Friday, May 27, 2016

Halfway there! (el Camino del Norte)

Our clothes were still damp in the dry room this morning but we didn't want to make a fuss, so we packed them into plastic bags thinking we could find a laundromat with a dryer somewhere along the way. Bidding Jesus a warm farewell, we hiked the 1.5 km to Llanes which was the actual big town we thought we had reached the night before, and walked around for awhile trying to find a clothes dryer to no avail.

Something we've noticed along the way is that people get early morning pan (bread) delivery to their doorstep.

Llanes is another picturesque seaside town, with lots of boats, colorful houses and a vibrant city center.

Onwards the Camino took us through the  village of Poo 

and then back towards the ocean past another abandoned monastery at St Antolin beside a large pebbled beach. 

The sun had come out at this point and we needed a pack break, so the decision was made to have a picnic and dry out our tent and clothes by laying them out in the hot sun.

While everything dried out, Josh and I enjoyed avocado and cheese sandwiches washed down with fruit juice. It seemed to me that my hiker hunger had arrived in force today as I am totally ravenous.

It was a long 20 miles/32km plus 
today as we walked at a fairly descent pace to get to our destination of the day at 414km/ 259 miles along el Camino Del Norte. One of the historical bridges along the way today was built in medieval times.

 We've actually hiked a longer distance than the 414km, due to taking the wrong trail in the beginning and then having to backtrack.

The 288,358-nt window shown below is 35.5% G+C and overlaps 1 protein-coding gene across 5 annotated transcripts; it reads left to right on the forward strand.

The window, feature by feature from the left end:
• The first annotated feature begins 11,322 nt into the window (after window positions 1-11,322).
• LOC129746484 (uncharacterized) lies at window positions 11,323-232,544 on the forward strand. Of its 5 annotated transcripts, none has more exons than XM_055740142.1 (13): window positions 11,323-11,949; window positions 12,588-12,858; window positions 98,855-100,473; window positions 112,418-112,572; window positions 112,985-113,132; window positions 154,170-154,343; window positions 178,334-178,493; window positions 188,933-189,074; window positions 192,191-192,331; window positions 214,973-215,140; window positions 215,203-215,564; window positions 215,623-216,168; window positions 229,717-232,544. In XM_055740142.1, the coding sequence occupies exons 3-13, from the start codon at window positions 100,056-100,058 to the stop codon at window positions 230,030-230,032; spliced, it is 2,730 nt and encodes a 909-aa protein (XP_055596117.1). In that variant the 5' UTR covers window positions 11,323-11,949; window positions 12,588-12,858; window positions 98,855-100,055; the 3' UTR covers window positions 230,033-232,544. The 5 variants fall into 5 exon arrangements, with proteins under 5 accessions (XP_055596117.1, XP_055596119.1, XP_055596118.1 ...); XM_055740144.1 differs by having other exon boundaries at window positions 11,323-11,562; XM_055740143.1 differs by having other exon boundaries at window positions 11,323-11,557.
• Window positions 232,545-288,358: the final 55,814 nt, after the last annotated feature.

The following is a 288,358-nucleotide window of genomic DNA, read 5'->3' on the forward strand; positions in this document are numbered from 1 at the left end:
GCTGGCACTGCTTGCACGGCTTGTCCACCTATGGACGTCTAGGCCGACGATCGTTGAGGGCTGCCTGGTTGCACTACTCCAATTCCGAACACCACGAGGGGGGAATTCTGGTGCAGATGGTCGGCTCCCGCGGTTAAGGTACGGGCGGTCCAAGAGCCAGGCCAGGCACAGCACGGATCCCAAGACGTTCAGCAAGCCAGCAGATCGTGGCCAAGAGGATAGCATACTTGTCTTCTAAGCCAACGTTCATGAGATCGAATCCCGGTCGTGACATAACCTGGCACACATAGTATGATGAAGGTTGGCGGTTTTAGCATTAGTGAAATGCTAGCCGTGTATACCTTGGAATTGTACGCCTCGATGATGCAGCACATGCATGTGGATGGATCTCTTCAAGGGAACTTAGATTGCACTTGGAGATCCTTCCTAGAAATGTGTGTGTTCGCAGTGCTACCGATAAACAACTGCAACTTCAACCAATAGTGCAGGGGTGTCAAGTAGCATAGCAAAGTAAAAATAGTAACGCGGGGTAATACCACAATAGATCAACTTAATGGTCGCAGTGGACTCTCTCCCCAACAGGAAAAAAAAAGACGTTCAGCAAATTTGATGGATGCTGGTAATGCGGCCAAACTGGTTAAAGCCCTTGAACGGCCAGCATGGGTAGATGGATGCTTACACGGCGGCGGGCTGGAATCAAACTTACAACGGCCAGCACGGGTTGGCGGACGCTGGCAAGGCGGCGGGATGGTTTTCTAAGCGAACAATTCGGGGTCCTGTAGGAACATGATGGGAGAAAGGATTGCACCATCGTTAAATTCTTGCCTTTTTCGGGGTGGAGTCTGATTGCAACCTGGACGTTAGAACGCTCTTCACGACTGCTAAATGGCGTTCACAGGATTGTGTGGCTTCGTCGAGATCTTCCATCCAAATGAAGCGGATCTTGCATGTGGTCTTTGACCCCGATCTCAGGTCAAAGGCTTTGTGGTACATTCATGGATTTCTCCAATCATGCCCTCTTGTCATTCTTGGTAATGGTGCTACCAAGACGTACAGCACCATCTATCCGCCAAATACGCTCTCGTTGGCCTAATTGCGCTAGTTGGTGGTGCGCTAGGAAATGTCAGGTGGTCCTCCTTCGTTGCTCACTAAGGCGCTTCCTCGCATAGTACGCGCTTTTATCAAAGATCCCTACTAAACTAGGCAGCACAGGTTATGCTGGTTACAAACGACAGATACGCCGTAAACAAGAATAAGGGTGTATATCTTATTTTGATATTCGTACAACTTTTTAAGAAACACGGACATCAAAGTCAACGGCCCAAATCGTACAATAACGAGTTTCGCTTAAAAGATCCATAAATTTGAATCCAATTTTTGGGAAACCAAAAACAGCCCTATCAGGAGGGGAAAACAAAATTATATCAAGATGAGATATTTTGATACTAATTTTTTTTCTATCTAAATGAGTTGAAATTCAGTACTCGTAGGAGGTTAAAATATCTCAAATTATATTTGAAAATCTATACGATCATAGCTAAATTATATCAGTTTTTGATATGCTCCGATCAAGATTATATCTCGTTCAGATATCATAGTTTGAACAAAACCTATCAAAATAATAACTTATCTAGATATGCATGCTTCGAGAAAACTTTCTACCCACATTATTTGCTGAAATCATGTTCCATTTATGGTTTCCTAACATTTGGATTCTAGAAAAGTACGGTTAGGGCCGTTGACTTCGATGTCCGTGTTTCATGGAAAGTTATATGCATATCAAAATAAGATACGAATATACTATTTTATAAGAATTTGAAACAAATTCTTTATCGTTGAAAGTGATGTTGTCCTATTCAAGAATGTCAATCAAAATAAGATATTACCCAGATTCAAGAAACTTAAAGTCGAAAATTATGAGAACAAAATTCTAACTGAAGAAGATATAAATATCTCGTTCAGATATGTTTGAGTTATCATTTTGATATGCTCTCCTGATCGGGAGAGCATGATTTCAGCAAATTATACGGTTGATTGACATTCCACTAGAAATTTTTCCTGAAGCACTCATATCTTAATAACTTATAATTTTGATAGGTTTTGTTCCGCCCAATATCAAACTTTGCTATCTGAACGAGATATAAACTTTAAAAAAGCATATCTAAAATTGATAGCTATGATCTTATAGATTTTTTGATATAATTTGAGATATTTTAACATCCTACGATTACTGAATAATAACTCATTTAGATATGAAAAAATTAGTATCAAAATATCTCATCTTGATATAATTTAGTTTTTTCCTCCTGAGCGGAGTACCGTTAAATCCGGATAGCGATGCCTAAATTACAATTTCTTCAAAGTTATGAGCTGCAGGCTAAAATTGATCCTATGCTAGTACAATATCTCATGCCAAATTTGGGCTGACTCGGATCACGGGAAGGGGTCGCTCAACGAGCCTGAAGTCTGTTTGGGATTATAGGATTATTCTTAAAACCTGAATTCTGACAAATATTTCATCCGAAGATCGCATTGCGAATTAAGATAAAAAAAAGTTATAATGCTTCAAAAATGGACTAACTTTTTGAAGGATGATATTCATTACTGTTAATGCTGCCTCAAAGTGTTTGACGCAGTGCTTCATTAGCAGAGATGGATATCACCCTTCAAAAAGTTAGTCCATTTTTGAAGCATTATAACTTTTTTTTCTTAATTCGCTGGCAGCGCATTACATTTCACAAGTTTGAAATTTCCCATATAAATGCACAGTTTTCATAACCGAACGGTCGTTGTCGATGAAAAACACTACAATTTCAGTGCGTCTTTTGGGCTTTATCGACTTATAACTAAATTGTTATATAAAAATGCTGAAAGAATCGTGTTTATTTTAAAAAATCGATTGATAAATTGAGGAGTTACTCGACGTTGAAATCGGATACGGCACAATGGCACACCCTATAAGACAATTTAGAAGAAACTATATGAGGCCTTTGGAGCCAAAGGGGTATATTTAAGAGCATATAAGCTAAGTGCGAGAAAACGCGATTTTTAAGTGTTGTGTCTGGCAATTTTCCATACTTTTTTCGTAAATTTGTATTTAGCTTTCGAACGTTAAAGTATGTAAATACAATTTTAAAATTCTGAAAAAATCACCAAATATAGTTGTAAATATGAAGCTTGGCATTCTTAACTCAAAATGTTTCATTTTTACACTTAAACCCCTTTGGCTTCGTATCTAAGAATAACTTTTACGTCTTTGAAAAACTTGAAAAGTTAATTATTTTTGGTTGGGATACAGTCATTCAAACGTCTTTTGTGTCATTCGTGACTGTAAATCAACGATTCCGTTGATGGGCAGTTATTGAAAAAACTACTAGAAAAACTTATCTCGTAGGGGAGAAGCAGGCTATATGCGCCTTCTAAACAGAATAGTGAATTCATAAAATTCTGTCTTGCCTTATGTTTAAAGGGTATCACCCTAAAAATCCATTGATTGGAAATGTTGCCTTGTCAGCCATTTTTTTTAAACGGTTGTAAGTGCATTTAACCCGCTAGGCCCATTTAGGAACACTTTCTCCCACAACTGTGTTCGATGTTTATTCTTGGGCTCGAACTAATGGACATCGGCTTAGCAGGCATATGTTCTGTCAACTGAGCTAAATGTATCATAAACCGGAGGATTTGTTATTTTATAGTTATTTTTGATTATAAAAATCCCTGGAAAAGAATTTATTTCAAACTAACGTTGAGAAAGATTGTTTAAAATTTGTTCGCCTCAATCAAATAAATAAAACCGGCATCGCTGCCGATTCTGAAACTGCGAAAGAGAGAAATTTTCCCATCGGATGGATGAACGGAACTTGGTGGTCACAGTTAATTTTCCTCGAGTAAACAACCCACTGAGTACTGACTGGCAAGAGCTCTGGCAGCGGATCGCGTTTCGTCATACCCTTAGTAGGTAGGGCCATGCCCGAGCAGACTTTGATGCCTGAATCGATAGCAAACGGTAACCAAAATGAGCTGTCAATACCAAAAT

I'm really enjoying the colorful houses in this province. The Italian Stallion waved at us as we passed by an Albergue, he had stopped for the day as he was experiencing painful shin splints. The way we always meet up with him is a real representation of the rabbit and the tortoise.

It amazes me how different each province is, although they also have many similarities too.

Once we arrived in Rhibadasella we were greeted with gorgeous little terraced veranda gardens and then going down into the city square, we were amazed to find the first open church on the entire journey: Iglesia Mary Magdalene.

We had missed the city information office by five minutes. I must add that these tourist information offices have been the most friendly, helpful and amazing places along the Camino except for the woman working at the office in Loredo who was awful and extremely sarcastic.
We had met two German guys along the way today and they had mentioned a campsite 3km outside of Ribadasella and we planned to make it there by nightfall. They told us how difficult it had been for them to find a bed in an Albergue at the end of a long day of walking and sometimes they would have to keep hiking until the next village or two to find one. It made us feel really glad to have our tent with us.

 Nowhere in town could we buy anything to eat except pinchos and we were sick of them, so we opted to go to a grocery store and buy fresh food instead, having salad tortilla wraps with fruit and juice for supper which felt like a good choice. We found a table outside a closed restaurant and decided to eat our dinner there but midway through dinner, the restaurant opened and we were told to leave immediately in a rather rude manner.
Nevertheless, our tent is up in a nice little campground. We've showered and I'm lying on my "mother of comfort" Big Agnes mattress which truly lives up to its name. 
Good night from the Camino.

Best thing in the backpack: 2 tea towels I threw in at the last moment to be used as shower towels. They double up as clavicle pads to reduce the pain from our pack straps. We both have one painful clavicle and placing a small towel under the shoulder strap works miracles!

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